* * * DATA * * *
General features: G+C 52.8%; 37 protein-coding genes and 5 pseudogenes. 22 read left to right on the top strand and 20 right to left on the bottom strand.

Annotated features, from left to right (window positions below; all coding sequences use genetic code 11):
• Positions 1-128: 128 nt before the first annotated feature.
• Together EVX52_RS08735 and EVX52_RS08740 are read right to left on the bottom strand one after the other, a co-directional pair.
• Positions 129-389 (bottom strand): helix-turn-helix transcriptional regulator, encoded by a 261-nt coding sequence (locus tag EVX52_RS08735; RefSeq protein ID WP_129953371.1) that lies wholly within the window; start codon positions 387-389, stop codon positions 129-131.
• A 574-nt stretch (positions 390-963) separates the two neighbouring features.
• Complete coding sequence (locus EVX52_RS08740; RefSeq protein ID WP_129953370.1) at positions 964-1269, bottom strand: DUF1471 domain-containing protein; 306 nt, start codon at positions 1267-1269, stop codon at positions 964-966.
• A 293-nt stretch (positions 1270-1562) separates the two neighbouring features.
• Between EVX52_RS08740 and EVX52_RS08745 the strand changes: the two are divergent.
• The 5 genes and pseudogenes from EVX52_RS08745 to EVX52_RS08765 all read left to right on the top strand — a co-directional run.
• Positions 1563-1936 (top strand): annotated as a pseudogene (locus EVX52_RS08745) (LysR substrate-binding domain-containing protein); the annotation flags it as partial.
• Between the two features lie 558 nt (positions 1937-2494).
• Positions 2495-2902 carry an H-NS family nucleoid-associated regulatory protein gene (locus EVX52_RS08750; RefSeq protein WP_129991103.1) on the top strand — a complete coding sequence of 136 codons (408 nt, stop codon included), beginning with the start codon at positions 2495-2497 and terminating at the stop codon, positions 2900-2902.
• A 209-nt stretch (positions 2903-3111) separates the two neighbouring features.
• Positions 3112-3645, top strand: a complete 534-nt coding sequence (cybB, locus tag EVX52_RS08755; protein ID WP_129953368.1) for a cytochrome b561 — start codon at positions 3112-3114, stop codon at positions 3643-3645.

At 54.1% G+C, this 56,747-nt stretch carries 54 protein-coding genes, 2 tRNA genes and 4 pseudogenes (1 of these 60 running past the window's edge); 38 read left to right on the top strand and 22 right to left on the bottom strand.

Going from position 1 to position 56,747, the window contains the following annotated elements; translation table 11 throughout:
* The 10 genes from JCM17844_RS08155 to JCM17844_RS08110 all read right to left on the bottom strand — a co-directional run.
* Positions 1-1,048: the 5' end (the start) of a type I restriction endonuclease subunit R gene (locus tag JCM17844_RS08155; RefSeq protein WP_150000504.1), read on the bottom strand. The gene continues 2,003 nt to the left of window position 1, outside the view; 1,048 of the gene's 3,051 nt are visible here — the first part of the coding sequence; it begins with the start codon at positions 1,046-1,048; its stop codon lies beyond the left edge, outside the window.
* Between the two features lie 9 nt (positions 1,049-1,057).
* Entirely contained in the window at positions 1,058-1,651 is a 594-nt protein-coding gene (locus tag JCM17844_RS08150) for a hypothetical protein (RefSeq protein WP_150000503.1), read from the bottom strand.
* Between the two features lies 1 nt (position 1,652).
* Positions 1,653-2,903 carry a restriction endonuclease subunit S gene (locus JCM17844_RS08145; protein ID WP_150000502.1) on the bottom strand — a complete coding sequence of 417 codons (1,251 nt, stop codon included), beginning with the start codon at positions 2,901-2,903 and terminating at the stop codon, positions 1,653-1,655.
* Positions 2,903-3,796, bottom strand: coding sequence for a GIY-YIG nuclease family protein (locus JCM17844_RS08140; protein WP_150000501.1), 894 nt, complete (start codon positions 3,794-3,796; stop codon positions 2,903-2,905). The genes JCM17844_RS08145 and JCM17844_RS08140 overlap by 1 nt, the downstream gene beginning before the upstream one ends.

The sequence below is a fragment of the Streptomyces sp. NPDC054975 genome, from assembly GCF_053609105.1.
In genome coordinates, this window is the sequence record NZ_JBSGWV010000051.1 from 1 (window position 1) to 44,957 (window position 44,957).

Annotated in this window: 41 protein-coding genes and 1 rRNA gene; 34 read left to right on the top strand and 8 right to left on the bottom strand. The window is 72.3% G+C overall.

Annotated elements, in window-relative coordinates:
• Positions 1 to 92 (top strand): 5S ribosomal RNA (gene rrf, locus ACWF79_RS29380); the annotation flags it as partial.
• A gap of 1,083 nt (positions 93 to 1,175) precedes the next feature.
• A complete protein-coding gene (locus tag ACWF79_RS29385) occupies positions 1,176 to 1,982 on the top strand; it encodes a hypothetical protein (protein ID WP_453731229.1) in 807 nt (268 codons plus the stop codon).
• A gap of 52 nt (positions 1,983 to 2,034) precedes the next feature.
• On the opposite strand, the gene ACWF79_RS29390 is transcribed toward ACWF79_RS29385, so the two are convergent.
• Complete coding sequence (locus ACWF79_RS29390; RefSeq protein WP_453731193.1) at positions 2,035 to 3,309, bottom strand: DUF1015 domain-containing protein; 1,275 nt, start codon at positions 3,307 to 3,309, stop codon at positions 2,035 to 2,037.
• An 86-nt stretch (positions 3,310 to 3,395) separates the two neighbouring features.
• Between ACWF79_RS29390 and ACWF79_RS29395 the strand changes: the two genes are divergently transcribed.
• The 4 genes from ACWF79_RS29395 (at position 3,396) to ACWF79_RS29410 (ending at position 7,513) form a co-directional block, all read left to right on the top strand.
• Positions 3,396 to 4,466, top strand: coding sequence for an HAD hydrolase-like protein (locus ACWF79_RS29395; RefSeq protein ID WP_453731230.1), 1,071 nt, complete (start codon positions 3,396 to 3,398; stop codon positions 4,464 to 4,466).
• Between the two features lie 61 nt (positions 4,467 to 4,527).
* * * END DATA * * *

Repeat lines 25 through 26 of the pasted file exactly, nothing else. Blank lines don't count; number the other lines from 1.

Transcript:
The sequence below is a fragment of the Streptomyces sp. NPDC054975 genome, from assembly GCF_053609105.1.
In genome coordinates, this window is the sequence record NZ_JBSGWV010000051.1 from 1 (window position 1) to 44,957 (window position 44,957).